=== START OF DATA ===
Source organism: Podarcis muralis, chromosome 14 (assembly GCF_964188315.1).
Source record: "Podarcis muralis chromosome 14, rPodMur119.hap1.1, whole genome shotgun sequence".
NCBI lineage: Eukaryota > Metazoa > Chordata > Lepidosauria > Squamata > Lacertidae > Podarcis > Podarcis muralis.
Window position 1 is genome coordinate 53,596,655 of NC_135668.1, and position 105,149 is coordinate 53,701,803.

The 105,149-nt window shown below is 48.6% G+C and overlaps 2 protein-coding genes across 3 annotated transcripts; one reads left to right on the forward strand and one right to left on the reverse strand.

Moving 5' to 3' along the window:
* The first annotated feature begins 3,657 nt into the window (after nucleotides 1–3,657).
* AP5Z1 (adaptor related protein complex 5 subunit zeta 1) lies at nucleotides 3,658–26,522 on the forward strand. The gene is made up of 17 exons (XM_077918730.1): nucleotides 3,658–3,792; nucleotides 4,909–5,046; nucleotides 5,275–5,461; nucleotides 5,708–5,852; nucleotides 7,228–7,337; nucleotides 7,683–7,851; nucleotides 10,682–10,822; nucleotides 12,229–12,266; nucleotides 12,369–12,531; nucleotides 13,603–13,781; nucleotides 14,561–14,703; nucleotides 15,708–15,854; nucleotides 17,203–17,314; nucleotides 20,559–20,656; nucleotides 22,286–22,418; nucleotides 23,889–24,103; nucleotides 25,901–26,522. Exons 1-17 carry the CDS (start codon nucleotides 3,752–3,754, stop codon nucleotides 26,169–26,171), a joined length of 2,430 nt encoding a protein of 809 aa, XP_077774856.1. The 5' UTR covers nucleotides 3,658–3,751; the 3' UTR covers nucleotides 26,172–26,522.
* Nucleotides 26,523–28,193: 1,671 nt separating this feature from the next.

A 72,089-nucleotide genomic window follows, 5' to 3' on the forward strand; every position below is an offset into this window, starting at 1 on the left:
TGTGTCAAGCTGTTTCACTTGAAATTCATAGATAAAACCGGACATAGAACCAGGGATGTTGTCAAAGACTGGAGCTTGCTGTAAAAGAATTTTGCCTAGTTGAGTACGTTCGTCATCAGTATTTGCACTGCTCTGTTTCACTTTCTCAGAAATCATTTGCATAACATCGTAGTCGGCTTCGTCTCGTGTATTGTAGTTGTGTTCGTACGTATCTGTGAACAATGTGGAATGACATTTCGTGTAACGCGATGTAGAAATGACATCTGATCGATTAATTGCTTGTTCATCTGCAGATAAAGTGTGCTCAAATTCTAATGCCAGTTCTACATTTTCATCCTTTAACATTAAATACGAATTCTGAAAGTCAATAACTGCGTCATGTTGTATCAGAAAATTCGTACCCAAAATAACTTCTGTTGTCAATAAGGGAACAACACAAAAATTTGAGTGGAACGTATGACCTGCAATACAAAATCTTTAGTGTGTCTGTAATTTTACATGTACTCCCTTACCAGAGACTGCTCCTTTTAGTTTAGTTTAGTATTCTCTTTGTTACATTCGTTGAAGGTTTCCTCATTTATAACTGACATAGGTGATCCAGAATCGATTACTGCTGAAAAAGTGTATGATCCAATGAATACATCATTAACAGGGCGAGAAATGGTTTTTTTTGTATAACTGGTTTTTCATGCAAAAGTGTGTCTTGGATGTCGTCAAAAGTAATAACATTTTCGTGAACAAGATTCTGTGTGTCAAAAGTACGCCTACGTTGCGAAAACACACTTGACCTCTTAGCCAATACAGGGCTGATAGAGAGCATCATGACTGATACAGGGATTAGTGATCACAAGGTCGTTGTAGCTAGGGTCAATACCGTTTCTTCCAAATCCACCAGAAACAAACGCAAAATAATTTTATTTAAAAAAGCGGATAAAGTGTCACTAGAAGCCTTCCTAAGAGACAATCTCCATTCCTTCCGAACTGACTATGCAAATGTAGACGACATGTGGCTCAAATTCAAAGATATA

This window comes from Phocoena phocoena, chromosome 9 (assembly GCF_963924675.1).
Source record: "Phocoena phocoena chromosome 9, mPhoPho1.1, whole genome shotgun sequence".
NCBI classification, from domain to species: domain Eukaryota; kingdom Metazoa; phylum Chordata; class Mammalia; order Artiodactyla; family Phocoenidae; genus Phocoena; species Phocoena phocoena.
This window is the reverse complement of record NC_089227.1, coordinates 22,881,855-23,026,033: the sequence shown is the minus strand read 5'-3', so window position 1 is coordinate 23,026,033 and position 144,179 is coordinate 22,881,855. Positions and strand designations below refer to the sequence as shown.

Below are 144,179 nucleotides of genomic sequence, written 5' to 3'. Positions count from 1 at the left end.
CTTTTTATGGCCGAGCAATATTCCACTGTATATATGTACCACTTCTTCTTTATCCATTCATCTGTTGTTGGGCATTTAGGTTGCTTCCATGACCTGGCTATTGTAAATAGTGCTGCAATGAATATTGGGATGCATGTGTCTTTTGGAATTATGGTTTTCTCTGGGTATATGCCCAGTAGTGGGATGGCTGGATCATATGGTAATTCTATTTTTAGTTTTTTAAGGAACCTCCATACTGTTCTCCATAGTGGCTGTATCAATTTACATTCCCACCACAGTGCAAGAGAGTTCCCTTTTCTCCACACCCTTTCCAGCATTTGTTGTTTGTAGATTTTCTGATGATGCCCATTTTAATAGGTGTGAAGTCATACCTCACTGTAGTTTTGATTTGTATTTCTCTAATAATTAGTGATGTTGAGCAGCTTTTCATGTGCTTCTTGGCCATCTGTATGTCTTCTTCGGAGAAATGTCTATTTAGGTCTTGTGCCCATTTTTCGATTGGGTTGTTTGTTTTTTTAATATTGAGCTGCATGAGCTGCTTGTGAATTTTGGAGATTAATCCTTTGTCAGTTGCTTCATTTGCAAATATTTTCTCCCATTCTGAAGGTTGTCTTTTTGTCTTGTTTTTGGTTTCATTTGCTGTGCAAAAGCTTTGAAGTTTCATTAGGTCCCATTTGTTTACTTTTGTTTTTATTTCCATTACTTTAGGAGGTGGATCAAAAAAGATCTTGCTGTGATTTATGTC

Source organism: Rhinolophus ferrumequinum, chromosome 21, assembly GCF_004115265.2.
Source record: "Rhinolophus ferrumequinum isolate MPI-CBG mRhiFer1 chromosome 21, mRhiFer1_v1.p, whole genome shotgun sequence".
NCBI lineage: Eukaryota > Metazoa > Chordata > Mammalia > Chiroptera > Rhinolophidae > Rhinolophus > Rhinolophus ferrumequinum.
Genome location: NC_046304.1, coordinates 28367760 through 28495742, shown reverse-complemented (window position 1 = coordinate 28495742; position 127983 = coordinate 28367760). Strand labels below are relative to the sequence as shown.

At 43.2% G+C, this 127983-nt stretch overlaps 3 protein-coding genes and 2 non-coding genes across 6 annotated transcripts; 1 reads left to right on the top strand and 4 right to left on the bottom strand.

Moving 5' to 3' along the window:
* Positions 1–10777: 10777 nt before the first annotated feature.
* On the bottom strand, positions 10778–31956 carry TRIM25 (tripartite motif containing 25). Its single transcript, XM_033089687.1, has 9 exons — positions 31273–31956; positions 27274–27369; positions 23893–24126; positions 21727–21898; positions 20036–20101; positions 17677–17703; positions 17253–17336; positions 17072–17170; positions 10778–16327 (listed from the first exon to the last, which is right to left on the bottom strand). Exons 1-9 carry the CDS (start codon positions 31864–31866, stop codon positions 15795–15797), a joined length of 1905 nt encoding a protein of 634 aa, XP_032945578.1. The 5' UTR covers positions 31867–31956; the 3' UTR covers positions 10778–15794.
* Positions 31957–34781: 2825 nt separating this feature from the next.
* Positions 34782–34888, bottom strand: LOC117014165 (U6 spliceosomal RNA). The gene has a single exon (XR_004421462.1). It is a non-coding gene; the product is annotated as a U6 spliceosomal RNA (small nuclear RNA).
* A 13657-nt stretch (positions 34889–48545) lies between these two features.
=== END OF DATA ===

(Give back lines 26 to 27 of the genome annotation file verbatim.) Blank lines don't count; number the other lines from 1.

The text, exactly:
* Positions 31957–34781: 2825 nt separating this feature from the next.
* Positions 34782–34888, bottom strand: LOC117014165 (U6 spliceosomal RNA). The gene has a single exon (XR_004421462.1). It is a non-coding gene; the product is annotated as a U6 spliceosomal RNA (small nuclear RNA).